The first tropical depression of the 2010 Atlantic hurricane season appears imminent in the Western Caribbean, as the areal coverage and intensity of heavy thunderstorm activity associated with the tropical wave (Invest 93L) continue to increase. The storm has developed a surface circulation near 16.5N, 82.5W at 8am EDT, about 100 miles northeast of the Nicaragua/Honduras border. This is far enough from land that development will be slowed only slightly. Satellite loops show a poorly organized system, with only a modest amount of heavy thunderstorm activity near the center. However, the developing storm is affecting the weather across the entire Western Caribbean, and bands of heavy thunderstorms are quickly building over a large region. Pressures at ground stations and buoys all across the Western Caribbean have been falling significantly over the past day (Figure 2.) Water vapor satellite loops show that moist air surrounds 93L, and there is not much dry air to slow down development. There is an upper-level high pressure system a few hundred miles west of 93L, and the clockwise flow air around this high is bringing upper-level winds out of the northwest of about 10 - 15 knots over 93L, contributing to the 10 - 15 knots of wind shear observed in this morning's wind shear analysis from the University of Wisconsin's CIMSS group. Sea Surface Temperatures are very warm, 29 - 30°C. The Madden-Julian oscillation (MJO) currently favors upward motion over the Caribbean, which will act to increase the chances of tropical storm formation this week. The main negative for 93L is a combination of lack of spin and wind shear. Last night's pass of the ASCAT satellite showed a broad, elongated circulation, which will need to tighten up in order for 93L to become a tropical depression. The Hurricane Hunters are scheduled to fly into 93L at 2pm EDT this afternoon to see if a tropical depression has formed.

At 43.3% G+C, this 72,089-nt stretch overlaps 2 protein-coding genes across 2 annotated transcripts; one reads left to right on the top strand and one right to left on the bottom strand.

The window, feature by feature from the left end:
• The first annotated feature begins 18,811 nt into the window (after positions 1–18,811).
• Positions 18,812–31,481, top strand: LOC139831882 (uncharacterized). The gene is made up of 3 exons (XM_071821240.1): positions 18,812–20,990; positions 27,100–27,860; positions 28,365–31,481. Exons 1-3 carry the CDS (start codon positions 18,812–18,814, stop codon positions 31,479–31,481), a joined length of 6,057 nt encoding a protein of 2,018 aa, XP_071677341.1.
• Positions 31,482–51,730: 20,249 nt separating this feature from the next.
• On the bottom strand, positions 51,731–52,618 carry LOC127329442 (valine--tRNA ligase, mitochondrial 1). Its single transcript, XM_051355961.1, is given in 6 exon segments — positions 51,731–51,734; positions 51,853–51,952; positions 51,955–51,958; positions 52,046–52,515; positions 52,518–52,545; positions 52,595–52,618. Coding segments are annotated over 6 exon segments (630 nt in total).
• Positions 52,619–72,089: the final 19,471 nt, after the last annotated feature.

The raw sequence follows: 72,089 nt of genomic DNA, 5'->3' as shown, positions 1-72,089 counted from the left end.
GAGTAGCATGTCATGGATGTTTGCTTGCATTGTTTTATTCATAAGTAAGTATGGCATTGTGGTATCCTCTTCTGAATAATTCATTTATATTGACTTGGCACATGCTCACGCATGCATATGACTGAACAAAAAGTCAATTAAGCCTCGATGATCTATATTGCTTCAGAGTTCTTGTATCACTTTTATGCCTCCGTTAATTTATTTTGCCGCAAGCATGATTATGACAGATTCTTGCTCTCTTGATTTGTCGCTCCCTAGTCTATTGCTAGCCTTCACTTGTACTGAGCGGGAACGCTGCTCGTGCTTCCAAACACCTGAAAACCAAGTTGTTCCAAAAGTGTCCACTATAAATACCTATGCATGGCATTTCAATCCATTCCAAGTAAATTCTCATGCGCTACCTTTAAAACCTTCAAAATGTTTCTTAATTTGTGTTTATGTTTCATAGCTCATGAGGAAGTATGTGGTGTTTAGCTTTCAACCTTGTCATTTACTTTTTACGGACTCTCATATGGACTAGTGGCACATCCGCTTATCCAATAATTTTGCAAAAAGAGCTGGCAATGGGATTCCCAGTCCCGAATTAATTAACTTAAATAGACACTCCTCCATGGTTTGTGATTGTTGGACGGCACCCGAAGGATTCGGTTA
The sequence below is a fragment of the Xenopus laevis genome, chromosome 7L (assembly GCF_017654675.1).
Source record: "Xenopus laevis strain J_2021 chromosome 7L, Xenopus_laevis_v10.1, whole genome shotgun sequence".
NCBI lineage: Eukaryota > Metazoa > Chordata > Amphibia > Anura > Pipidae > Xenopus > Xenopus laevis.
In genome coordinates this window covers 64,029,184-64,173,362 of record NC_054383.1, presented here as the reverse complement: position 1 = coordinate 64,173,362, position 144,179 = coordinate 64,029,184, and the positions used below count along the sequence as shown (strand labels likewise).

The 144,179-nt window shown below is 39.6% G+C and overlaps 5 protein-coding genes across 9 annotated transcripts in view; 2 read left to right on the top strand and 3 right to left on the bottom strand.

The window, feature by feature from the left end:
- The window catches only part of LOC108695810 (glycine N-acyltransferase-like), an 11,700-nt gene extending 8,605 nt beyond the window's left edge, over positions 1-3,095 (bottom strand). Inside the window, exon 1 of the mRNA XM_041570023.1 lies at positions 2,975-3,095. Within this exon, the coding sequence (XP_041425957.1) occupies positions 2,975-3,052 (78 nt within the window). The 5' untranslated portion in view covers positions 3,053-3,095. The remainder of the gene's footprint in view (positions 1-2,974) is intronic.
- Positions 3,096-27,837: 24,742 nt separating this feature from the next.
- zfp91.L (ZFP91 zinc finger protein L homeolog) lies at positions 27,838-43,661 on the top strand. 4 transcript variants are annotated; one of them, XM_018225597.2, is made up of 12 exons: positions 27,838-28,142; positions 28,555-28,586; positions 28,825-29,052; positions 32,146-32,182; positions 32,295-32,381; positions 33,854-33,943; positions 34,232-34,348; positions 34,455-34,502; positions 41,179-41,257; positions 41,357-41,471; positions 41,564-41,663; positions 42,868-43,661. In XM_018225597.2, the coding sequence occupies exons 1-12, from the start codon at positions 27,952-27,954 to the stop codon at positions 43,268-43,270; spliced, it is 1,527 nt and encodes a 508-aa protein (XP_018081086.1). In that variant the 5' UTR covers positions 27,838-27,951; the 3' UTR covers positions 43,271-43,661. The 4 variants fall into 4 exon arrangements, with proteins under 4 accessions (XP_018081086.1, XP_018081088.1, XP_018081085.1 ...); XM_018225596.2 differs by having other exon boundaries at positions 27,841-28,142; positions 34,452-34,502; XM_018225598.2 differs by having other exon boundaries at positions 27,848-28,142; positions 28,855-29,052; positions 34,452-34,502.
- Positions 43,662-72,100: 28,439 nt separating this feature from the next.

Forecast for 93L